• Historically, traditional biofuel production has been fraught with challenges related to land use competition with food resources, water scarcity issues, environmental degradation, and adverse impacts on global markets. Learning from these experiences and ensuring all spillover impacts from biofuel cultivation are addressed is key. In this report we highlight new technologies, practices in diversifying crop management, life-cycle analysis, and biofuel certification schemes that offer an opportunity to produce biofuels more sustainability in the future for the purpose of global and local emissions reduction efforts as they are used to replace fossil fuels.

  • Biofuels will never and should not be expected to produce 100% of our renewable energy needs, but 10% or even 20% globally is a feasible, realistic, and affordable path toward large scale negative emissions in the coming two decades.[3] This point is further substantiated by the International Energy Agency's Net Zero By 2050 analysis which states that "Low-emissions fuels today account for just 1% of global final energy demand, a share that increases to 20% in 2050 in the NZE. Liquid biofuels meet 14% of global transport energy demand in 2050, up from 4% in 2020; hydrogen-based fuels meet a further 28% of transport energy needs by 2050."

  • There are potential applications for biofuels in the pathways to a net-zero future, specifically in aviation, heavy- duty transport, and shipping, as long as a proper life-cycle analysis is completed in the production and supply chain of the fuel.

  • There is currently no globally optimal biofuel technology on the market. Optimal biofuel technologies and feedstocks must be assessed based on local contexts taking into consideration local socio-economic and environmental factors.

  • There are currently an array of certification schemes in place that can be used to assess the sustainability of biofuels and these should be built upon if the industry is to scale sustainably into the future.

  • Many traditional biofuel feedstocks compete with agricultural productivity, especially when land and water resources are constrained. The global biofuel market should be monitored and regulated to minimize these impacts and negate any impacts on food security.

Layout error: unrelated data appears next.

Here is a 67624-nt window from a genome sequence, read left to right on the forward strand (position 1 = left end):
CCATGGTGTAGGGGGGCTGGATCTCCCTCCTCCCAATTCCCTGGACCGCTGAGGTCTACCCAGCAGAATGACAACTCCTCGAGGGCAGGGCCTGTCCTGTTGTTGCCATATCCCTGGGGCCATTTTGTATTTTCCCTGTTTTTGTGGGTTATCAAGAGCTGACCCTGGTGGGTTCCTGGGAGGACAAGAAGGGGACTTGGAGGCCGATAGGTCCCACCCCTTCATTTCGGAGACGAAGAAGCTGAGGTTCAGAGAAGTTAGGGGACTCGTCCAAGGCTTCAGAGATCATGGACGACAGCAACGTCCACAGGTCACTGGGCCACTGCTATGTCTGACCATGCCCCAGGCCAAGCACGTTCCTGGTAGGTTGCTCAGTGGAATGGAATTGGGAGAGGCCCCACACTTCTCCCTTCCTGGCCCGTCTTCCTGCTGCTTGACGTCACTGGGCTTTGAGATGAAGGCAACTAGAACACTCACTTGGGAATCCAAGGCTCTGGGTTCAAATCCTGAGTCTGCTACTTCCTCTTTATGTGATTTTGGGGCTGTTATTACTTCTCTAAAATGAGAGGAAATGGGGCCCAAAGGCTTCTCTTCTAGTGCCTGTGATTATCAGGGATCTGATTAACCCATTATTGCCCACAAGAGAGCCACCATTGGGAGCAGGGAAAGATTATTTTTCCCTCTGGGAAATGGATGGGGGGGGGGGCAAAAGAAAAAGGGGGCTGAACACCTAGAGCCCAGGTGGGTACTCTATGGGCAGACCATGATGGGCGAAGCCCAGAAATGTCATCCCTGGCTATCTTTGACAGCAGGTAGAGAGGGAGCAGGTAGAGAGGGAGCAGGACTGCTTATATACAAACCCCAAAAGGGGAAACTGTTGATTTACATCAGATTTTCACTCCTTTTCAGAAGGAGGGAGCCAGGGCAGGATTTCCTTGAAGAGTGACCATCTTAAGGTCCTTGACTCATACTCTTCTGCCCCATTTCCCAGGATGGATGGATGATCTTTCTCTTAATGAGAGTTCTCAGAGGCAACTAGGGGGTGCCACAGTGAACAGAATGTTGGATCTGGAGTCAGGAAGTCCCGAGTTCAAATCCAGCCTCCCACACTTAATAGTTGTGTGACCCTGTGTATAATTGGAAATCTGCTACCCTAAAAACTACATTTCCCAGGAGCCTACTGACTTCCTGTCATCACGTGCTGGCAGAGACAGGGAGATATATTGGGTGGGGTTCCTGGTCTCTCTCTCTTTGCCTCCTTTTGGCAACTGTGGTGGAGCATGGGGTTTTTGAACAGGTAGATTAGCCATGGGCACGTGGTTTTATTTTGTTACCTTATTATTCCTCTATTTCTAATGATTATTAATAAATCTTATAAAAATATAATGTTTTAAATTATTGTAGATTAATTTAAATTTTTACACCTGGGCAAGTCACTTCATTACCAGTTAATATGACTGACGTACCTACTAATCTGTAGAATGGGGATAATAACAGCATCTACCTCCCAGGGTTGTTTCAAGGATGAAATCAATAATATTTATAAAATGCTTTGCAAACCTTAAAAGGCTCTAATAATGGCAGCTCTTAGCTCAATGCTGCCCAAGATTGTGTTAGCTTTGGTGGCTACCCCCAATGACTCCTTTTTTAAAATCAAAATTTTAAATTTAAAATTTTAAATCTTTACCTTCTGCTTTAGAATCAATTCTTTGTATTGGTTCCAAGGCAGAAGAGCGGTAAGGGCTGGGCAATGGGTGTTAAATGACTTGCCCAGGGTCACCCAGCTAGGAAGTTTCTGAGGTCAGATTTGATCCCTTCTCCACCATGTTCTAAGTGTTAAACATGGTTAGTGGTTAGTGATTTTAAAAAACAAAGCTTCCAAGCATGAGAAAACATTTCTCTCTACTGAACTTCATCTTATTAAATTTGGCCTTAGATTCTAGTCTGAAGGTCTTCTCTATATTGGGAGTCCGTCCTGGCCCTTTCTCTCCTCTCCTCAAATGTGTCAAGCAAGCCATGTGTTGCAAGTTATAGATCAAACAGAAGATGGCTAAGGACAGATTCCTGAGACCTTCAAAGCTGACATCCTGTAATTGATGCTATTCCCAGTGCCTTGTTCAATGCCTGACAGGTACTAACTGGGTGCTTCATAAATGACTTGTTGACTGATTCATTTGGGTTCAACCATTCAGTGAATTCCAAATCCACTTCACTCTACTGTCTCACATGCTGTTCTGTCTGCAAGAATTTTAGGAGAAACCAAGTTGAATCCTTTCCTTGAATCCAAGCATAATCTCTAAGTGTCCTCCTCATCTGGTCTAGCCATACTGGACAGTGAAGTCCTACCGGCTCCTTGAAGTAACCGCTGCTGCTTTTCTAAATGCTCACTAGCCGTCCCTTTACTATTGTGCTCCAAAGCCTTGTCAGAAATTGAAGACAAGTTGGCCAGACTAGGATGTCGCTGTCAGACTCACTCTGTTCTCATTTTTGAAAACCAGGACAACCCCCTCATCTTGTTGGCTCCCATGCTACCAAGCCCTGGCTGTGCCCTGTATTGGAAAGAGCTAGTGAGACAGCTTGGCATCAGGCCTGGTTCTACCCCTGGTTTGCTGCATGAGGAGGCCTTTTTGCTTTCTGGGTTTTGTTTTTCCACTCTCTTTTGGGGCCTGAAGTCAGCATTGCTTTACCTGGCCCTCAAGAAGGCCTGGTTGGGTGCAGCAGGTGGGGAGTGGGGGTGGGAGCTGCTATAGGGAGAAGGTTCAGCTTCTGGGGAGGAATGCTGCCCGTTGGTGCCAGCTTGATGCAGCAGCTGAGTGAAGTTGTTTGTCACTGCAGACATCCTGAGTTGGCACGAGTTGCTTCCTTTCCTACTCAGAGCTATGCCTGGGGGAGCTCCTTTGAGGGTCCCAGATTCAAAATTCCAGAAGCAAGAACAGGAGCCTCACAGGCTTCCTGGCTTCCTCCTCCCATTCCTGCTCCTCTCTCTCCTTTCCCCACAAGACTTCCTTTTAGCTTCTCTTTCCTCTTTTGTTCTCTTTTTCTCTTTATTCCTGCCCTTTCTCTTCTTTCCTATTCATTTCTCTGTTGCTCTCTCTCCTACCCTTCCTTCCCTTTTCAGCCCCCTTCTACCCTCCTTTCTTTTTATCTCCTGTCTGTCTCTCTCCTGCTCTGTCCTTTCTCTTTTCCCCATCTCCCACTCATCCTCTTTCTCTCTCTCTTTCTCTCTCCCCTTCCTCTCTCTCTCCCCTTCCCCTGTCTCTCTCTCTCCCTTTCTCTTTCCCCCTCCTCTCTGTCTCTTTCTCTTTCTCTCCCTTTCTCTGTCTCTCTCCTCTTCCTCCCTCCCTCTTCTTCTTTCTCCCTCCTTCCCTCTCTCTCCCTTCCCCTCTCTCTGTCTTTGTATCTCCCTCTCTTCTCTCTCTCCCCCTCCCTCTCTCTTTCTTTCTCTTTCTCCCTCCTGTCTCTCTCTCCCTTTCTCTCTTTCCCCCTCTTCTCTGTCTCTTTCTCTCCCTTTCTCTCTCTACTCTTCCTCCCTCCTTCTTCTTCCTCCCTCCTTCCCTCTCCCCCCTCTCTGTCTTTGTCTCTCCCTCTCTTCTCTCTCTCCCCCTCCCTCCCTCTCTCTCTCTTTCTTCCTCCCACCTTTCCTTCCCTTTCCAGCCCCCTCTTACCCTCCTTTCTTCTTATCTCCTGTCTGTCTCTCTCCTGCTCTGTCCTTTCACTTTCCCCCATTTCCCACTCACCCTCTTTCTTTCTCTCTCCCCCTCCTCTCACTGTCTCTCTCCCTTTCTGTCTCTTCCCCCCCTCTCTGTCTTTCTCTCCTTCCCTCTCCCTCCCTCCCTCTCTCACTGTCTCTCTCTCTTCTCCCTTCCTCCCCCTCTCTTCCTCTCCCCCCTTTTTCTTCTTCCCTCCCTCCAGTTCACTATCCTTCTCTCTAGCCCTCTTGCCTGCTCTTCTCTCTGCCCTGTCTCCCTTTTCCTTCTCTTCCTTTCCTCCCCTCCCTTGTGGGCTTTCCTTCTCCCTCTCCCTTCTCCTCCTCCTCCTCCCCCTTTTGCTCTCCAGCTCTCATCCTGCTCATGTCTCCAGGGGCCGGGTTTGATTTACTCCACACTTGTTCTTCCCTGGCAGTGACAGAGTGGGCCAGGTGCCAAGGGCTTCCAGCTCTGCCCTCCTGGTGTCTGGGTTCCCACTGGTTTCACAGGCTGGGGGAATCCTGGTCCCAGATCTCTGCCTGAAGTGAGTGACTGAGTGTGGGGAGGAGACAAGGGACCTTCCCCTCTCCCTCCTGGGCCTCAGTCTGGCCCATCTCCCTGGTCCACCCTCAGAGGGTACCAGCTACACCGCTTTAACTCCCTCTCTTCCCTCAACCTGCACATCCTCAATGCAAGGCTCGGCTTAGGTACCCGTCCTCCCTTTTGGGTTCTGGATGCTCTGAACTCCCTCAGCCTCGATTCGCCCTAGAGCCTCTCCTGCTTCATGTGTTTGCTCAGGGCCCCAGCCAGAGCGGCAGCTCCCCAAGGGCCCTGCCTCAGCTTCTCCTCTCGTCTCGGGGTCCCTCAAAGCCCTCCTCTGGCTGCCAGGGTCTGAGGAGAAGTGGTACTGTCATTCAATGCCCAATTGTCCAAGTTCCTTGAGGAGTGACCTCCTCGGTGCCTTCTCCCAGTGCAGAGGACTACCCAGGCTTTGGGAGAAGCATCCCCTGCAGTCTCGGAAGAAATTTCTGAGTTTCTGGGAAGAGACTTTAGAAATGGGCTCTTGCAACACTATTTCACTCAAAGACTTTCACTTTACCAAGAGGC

Key Contextual Definitions

Biodiesel a renewable, biodegradable fuel manufactured from vegetable oils, animal fats, or recycled restaurant greases that undergo transesterification

Ethyl-tertiary-butyl ether (ETBE) a fuel ether, or blending component for fuel, that contains oxygen in a chain of carbon and hydrogen atoms, ETBE can be blended with gasoline or biofuels to decrease emissions and improve fuel performance because of its high oxygen and octane content. ETBE can be produced from ethanol and isobutylene (non-renewable), or through renewable ethanol and renewable isobutene (renewable)

Crop-based biofuels biofuels made from agricultural products, including sugarcane, wheat, corn, and soybean

Second generation biofuels biofuels produced from biomass sources such as wood, organic waste, food waste, and specific crops

Third generation biofuels biofuels produced from crops specifically intended for biofuels such as algae

Bioenergy renewable energy produced by living organisms

Pasture a land use type used for livestock grazing; may be cultivated and consists of vegetation such as grasses, legumes, other forbs, or shrubs

Rangeland lands where the indigenous vegetation is primarily managed through ecological versus agronomic processes; vegetation includes grasses, grass-like plants, forbs, and possibly shrubs or dispersed trees and spans grasslands, savannas, shrublands, most deserts, tundra, alpine communities, marshes and meadows

Marginal land land found on the edges of areas that are cultivated and is land that can be economically marginal (hard to make money on), biophysically marginal (hard to grow crops on), and/or socially marginal

Hydrotreated vegetable oil (HVO) straight chain paraffinic hydrocarbons produced through hydroprocessing of oils and fats; HVO is a diesel-type hydrocarbon that can be used as a substitute for diesel

  1. Black, R., Cullen, K., Fay, B., Hale, T., Lang, J., Mahmood, S., Smith, S.M. 2021. Taking Stock: A global assessment of net zero targets, Energy & Climate Intelligence Unit and Oxford Net Zero. ↩︎

  2. 2021 ↩︎

  3. Haberl, Halmut, Karl-Heinz Erb1, Fridolin Krausmann1, Steve Running2, Timothy D Searchinger3 and W Kolby Smith. 2013. Environ. Res. Lett. 8 031004. ↩︎